CULTURE CLUB: Oh, what a night. On the eve of Paris Fashion Week, designers including Haider Ackermann, Isabel Marant, Alexis Mabille and Vanessa Seward put down their scissors to attend the opening gala Saturday for the 2016-17 season of the Paris Opera Ballet — the world’s oldest ballet company — under the helm of Stéphane Lissner, director of the Paris Opera, and its new director of dance, Aurélie Dupont, who replaces Benjamin Millepied.
Somebody was still in work mode, however. Doing research in the audience was British actor Ralph Fiennes, who is to direct a film on the Russian ballet dancer and defector, Rudolf Nureyev, who took over as director of the Paris Opera Ballet in 1983.
Opening with the traditional Défilé du Ballet parade, the curtain lifted to reveal the stage opened all the way back to the cavernous Foyer de la Danse hung with giant chandeliers, from which the entire company — gathering the Étoiles, dressed by Dior, Premiers Danseurs, Corps de Ballet and the students of the Paris Opera Ballet School — proceeded in lines to the front of the stage to music by the Paris Opera Orchestra under the direction of Maxime Tholance.
The audience took in a new work by William Forsythe as well as the first creation for the company by Canadian choreographer Crystal Pite, starring Marie-Agnès Gillot, a darkly beautiful work that was met with a rapturous standing ovation.
“I was fascinated by that second piece; William Forsythe tonight was upstaged. Somebody must be in a bad mood back there in his dressing room, it was very unexpected,” teased Jean-Paul Goude who on Wednesday will present his Holiday Collector collaboration with Lacoste.
“What luck, what beauty, I haven’t seen anything as exciting since the ballet company of Pina Bausch came back to perform ‘Viktor.’ But this was staggering, beauty like the crabs on Easter Island. So wonderful to have that many dancers — and that many male dancers. Very, very moving.” said Jane Birkin who in a couple of weeks will be heading to Warsaw, Poland, to kick off a world tour where she’ll perform songs by Serge Gainsbourg.
“I had goosebumps,” echoed designer Alexandre Mattiussi. “To be here in Paris after all the things that have happened over the last few months. Having access to art and culture is the most important thing; to see this pure beauty is the most important thing.”
“A beautiful show, such grace. And their bodies — it was like they were being pulled on strings,” cooed Eva Herzigova, who had flown in from Milan where she had walked the Bottega Veneta show that morning. So, did she ever have aspirations to become a ballerina? “No, I never did, I remember the girls who used to do it, they always had a funny kind of duck walk,” laughed Herzigova who stars in a new documentary about Manolo Blahnik, “Manolo (The Boy Who Made Shoes For Lizards),” due to be presented at the Berlin International Film Festival in February.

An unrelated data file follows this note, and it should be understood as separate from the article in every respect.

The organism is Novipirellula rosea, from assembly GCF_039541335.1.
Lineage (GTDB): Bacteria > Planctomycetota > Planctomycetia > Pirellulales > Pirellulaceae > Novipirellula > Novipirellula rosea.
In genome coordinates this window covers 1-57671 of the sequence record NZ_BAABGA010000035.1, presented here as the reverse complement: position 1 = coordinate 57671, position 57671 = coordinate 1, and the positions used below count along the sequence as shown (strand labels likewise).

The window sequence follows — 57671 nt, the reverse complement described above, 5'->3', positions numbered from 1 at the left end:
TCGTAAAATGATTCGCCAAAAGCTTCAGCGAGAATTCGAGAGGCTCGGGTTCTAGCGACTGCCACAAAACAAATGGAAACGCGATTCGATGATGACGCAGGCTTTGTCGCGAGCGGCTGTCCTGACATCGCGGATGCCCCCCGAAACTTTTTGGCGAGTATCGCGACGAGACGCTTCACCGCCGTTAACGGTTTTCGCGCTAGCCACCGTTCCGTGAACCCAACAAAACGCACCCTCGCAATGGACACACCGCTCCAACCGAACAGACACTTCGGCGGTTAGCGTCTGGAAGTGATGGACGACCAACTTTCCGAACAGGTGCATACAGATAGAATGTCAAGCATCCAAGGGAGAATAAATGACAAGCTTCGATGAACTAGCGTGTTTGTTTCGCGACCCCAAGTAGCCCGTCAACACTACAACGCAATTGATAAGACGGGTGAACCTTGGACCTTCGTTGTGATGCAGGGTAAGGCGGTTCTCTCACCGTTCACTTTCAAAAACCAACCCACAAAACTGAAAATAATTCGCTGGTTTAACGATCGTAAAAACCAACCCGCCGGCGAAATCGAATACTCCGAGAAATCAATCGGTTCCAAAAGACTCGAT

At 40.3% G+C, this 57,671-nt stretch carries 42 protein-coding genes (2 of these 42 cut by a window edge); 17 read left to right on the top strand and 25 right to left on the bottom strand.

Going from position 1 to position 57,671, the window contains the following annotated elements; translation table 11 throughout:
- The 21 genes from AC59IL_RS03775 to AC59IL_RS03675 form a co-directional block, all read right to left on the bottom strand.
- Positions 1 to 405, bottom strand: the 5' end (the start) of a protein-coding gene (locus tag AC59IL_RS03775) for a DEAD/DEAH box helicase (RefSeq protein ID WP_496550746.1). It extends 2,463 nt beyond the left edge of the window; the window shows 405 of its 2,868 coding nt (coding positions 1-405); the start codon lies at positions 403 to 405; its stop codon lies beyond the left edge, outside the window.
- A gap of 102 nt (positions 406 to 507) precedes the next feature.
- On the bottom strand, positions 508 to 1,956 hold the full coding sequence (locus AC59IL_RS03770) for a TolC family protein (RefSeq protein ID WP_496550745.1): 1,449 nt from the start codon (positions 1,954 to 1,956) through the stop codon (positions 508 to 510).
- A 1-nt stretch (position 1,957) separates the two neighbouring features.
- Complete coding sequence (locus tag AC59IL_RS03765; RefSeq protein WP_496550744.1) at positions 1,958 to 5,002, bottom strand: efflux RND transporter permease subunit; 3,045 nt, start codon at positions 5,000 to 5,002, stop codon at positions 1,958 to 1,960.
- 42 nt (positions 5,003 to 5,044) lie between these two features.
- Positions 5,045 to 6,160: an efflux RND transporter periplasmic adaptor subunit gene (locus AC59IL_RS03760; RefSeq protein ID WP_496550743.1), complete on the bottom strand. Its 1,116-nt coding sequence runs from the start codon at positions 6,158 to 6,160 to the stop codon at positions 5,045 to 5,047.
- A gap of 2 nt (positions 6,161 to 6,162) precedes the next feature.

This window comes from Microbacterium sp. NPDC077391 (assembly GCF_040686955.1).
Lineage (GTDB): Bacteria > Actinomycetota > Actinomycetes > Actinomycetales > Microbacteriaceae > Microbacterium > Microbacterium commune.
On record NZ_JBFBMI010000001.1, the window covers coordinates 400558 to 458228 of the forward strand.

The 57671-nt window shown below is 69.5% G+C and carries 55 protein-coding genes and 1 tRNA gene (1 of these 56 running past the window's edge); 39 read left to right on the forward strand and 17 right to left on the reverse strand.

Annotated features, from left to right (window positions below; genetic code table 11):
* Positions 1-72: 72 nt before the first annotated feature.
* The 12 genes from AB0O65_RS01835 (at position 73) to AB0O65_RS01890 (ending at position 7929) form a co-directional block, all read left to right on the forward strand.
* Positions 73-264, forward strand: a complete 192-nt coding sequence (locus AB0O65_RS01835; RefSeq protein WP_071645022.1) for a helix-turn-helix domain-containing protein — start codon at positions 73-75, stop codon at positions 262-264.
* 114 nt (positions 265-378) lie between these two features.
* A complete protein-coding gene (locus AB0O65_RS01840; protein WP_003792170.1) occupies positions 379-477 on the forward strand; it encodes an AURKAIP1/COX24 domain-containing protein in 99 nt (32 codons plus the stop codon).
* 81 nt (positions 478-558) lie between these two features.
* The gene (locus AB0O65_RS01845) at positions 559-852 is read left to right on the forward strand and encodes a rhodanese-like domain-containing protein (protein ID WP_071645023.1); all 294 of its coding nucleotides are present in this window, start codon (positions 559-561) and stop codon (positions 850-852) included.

After the performances, the crowd moved up to the Grand Foyer for a supper orchestrated by Le Fooding with three ambassadors of the French gastronomy revival: Alexandre Gauthier, Katsuaki Okiyama and David Toutain.
The star dancers slipped into seats at tables, much to the delight of the crowd, as waiters circled through the space carrying trays of food. “I’m proud of you, you made me dream, you moved me — now let’s celebrate,” said an emotional Dupont, addressing the room. During the dinner she revealed plans to continue ballet’s long tradition of collaborating with fashion designers. “I love fashion and I think it’s really good to have families of dancers and fashion designers, I have many ideas and already some concrete projects in view,” she told WWD. “Karl Lagerfeld just did a wonderful job on the costumes for ‘Brahms-Schönberg Quartet’ at Opéra Bastille and in terms of upcoming collaborations, Christian Lacroix will be working on new production of ‘A Midsummer Night’s Dream,'” she said.
“It’s a very beautiful old institution and they asked us to be part of it and let us have fun,” said Saraiva, leading revelers downstairs to the after party in the Rotonde des Abonnés, where a taxidermy tiger greeted guests. The graffiti artist and entrepreneur in October will complete another cultural project that he’s been working on over the past two years: a 200-meter-long wall next to National Pantheon of Santa Engrácia in Lisbon, Portugal, that he has covered in 55,000 hand-painted tiles. “It’s my own Sistine Chapel,” said Saraiva. “I can die after this.”